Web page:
Pope Francis’ encyclical letter on the environment and human ecology deftly weaves together the question of concern for nature with care for people — especially the most vulnerable.

This Pope had already revealed on multiple occasions his understanding that abortion is a “scourge” and that “a just society recognizes the primacy of the right to life from conception to natural death.” Using his characteristically colorful language, Francis has compared abortion activists with the Italian Mafia, drawn a parallel between abortion and Herod’s slaughter of the innocents, and wondered aloud how “modern” societies can get up in arms over parents spanking their children when they have laws “allowing them to kill their children before they are born.”

Now in his second encyclical, Laudato Si’, the Pope has integrated the care and protection of the unborn with responsible stewardship of creation. In rather blunt language, Francis has stated that concern for the protection of nature is simply “incompatible with the justification of abortion.”

This explicit disassociation of ecological engagement from the taking of unborn life will no doubt encourage those who had been worried that Francis’ environmentalism was dangerously close to being coopted by international programs advocating abortion as an essential means of population control.

The pope takes a different approach.

Along with decrying the “forms of international pressure which make economic assistance contingent on certain policies of ‘reproductive health,’” Francis invites his readers to a change of mentality regarding population and poverty. As he has done on prior occasions, he urges all to employ more creative thinking to come to the aid of those in need.

“Instead of resolving the problems of the poor and thinking of how the world can be different,” he says with evident disapproval, “some can only propose a reduction in the birth rate.”

Francis, in fact, criticizes a mentality that views “men and women and all their interventions as no more than a threat, jeopardizing the global ecosystem,” and which therefore concludes that “the presence of human beings on the planet should be reduced.”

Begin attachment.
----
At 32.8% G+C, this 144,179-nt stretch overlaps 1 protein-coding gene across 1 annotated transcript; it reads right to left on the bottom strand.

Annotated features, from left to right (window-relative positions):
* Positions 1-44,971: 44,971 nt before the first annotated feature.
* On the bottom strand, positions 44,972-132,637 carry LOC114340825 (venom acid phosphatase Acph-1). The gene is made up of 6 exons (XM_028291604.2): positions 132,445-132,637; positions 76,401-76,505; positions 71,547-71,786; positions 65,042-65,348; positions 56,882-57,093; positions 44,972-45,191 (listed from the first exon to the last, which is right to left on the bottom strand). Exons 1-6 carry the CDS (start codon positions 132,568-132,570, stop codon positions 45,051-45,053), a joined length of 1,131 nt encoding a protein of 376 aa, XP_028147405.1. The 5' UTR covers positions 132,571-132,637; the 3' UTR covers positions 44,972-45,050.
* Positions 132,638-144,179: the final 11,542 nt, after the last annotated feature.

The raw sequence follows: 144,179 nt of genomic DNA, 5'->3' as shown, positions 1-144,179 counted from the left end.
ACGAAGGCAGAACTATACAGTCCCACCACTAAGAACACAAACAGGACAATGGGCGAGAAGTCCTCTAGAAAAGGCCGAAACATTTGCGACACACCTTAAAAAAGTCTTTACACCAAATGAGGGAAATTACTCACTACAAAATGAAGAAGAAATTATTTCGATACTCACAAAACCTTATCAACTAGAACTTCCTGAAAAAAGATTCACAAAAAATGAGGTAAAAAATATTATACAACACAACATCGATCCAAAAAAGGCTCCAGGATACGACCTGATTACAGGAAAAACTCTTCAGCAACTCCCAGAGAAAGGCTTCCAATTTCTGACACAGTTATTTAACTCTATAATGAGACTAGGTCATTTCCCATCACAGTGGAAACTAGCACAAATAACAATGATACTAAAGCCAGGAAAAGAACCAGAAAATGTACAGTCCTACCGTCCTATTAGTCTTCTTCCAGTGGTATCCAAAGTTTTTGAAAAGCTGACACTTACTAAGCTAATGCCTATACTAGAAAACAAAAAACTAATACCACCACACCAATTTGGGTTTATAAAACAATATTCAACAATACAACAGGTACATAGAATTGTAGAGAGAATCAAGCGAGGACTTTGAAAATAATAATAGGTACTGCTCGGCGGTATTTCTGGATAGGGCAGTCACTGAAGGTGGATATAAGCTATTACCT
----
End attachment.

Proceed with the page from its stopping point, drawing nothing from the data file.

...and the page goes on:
Indeed, he counters, it must be recognized that “demographic growth is fully compatible with an integral and shared development.”

The Pope explains his logic by drawing a continuum between concern for vulnerable life and the defense of unborn children. “How can we genuinely teach the importance of concern for other vulnerable beings, however troublesome or inconvenient they may be,” he asks, “if we fail to protect a human embryo, even when its presence is uncomfortable and creates difficulties?”

This is part of what Francis sees as the “interconnectedness” of all of nature, and of morality as well. It is within a section on relativism — a favorite theme of the Pope’s predecessor, Benedict XVI — where he expounds on the underlying problem with a mentality that accepts abortion. “Is it not the same relativistic logic which justifies buying the organs of the poor for resale or use in experimentation, or eliminating children because they are not what their parents wanted?” he queries.

For the pope, this interconnectedness means that a person who cares for the protection of an endangered species or worries about the melting of the polar ice cap must also care for the unborn. “When we fail to acknowledge as part of reality the worth of a poor person, a human embryo, a person with disabilities — to offer just a few examples — it becomes difficult to hear the cry of nature itself; everything is connected,” he said.

Logically, recognizing the dignity of an unborn human being carries with it other corollaries besides an opposition to abortion. It also entails respect for the unborn in other contexts as well, such as embryonic stem cell research and other forms of experimentation.

“There is a tendency to justify transgressing all boundaries when experimentation is carried out on living human embryos,” Francis said. “We forget that the inalienable worth of a human being transcends his or her degree of development.”

All these interrelated statements, interspersed throughout a text devoted to the care of creation, are indicative of a pastoral sensitivity that transcends the entrenchment so common in our modern culture wars.

With a gentle yet firm hand, Pope Francis seems to have achieved what many aspire to without success: to explain the consistent teaching of the Church regarding human life with winsomeness, personal conviction, and a good dose of humanity.